The description of the elenctic method in the Sophist (230a–e) is often believed to be merely retrospective. However, some parallels with Aristotle’s Sophistical refutations suggest that the dialogue as a whole has a clear elenctic dimension. Having faced an apparent refutation (falsehood paradox), the interlocutors find themselves in an impasse. According to Aristotle, to solve such aporiai one must eliminate ambiguity and homonymy by making distinctions, i.e. recur to the diairesis. The same tactics is applied by the Stranger and Theaetetus.
The paper offers an interpretation of Plato’s dialogue Gorgias in the context of post- Nietzschean political thought (M. Heidegger, L. Strauss, H. Arendt, G. Deleuze, M. Foucault). Each interlocutor of the dialogue claims that his speech is free. Two different political logics are introduced: «geometrical» (as in the conversation between Socrates and Polus) and «erotic» (as in the conversation between Socrates and Kallikles). The philosopher is able to make use of both languages. In the end, it is only Socrates who truly speaks freely, because philosophy doesn’t seek to be loyal to any of these two logics as it only aspires to solve a political collision between freedom and justice.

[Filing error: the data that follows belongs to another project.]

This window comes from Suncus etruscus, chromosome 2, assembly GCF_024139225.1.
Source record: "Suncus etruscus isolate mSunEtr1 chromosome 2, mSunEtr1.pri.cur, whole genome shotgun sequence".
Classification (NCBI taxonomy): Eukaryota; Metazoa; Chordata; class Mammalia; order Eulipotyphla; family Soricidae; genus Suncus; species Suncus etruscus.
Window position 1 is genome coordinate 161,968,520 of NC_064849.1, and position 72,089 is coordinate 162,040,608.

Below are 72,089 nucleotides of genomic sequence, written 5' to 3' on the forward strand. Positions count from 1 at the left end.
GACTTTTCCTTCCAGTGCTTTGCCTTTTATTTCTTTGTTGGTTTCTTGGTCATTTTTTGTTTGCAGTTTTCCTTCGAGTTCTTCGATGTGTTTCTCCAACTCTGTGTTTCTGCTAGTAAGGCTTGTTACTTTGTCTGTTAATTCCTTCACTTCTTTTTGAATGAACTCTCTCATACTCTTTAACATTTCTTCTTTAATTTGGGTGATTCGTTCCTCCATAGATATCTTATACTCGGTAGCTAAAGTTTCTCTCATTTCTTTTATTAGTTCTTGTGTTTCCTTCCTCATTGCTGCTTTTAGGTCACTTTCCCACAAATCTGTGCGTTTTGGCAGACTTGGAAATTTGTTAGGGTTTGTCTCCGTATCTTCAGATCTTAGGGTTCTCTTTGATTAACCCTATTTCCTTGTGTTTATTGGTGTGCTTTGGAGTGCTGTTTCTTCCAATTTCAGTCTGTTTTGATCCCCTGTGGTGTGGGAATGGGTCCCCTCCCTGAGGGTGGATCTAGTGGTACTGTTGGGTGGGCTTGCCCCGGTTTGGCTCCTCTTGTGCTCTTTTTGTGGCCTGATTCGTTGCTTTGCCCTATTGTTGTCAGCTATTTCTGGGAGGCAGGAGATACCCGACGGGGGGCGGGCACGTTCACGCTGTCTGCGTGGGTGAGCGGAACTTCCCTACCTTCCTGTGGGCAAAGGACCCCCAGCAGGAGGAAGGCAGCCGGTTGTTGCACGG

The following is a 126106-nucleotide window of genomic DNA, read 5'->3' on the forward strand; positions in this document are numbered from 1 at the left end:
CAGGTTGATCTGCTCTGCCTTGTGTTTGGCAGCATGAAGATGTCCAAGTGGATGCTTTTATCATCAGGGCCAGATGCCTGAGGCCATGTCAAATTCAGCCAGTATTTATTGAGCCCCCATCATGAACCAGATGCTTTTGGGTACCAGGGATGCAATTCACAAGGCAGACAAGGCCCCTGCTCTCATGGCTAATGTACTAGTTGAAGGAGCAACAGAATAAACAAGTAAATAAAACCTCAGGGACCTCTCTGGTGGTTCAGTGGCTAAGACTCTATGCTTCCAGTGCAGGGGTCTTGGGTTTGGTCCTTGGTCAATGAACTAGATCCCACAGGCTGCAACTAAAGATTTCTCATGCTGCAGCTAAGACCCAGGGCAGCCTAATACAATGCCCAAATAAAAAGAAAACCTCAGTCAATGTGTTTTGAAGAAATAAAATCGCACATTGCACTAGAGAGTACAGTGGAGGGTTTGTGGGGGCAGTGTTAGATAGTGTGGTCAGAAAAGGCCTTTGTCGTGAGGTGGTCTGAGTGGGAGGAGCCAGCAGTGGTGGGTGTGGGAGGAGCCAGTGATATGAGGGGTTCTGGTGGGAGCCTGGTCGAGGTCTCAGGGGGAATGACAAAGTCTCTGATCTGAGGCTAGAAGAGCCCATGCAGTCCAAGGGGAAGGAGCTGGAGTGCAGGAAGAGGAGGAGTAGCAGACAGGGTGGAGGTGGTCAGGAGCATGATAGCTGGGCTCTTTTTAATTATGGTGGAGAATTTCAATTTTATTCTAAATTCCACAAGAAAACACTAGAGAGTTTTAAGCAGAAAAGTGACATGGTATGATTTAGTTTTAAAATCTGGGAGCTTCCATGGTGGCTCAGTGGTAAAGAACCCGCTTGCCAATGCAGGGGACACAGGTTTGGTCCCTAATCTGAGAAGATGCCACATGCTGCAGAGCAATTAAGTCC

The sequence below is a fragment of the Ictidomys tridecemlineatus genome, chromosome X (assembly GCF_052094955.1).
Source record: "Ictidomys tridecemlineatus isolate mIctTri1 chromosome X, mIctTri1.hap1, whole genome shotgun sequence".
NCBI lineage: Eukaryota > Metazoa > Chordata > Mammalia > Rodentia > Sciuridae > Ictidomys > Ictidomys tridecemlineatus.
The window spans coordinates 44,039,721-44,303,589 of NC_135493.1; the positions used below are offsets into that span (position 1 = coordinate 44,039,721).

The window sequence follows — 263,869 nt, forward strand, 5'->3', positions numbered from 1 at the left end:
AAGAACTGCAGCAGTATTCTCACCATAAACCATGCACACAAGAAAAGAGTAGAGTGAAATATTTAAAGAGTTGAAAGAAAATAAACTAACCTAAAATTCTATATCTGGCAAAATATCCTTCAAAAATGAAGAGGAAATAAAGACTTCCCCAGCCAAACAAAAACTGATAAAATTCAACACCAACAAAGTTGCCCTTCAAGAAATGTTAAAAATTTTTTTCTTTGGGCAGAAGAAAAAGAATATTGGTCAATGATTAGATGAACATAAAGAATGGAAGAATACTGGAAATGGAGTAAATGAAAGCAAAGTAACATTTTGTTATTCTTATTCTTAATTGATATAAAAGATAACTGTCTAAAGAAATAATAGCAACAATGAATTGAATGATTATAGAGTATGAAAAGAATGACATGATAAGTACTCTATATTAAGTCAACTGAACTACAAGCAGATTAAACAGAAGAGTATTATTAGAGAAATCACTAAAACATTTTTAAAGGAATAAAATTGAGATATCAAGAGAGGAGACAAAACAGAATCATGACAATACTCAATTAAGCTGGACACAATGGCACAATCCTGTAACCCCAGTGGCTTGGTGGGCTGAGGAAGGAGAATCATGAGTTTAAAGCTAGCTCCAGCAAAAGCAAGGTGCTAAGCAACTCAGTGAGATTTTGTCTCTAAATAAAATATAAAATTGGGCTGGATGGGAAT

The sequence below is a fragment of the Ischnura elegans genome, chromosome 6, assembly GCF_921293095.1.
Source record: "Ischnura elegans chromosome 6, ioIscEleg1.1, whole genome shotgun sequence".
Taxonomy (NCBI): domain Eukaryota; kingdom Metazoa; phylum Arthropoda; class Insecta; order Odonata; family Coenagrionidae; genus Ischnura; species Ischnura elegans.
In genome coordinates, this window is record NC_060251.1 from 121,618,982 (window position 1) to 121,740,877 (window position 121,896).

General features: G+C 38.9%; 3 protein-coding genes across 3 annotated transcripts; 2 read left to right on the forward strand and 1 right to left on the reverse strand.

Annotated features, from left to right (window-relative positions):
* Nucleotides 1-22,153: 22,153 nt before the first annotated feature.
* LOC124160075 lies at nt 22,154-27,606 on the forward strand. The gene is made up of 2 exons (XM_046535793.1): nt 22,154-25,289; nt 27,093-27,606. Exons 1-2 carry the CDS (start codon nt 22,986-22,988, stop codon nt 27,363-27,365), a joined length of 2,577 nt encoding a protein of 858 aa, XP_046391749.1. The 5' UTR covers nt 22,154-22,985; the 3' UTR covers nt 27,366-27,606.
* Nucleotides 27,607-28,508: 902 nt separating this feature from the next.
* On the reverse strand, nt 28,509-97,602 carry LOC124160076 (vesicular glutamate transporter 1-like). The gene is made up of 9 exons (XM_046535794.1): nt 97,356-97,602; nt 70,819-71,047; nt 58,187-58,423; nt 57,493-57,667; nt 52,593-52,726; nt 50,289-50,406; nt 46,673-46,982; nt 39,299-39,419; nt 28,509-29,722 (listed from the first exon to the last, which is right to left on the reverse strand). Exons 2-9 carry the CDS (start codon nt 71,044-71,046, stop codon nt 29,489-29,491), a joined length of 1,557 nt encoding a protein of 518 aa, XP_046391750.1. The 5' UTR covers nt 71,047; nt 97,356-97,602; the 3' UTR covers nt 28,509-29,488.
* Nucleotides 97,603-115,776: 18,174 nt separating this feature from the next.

The surge of interest in philosophy in Russia throughout the first decades of the last century and the ensuing publishing activity showed great promise for the translations of philosophical classics as well: there was every reason to hope that the nearest future would see the Russian translations of the works of Plato achieve the same refreshing diversity as it came to be the fact with the English, German, French and, slightly later, the Italian and Spanish Plato. The break in this development brought about by the October revolution had a fatal effect on the prospects of the “Russian Plato”: the very manner in which publishing process became organized under the new regime meant that the new strategy was to undertake a collective translation of every major author which was to remain for decades as a “standard” reference work. This is why we have the four familiar volumes of Plato's dialogues where the better and finer translations are printed alongside those that are total failure. Even the best and most successful translations among these, however, inevitably suffer from not relying on a long tradition of attempts to interpret and render in Russian the subtleties of Plato's thought. This paper demonstrates the latter point by submitting to examination the passage from Plato's Republic containing the simile of the Cave as translated by A.N. Egunov, one of the greatest connoisseurs of Greek to be born in Russia. The results are discouraging: it turns out that Egunov fails to convey some of the most important images and metaphors present in the simile. It is obvious that this situation can be overcome only by building a solid tradition by producing more different translations of the same key philosophical.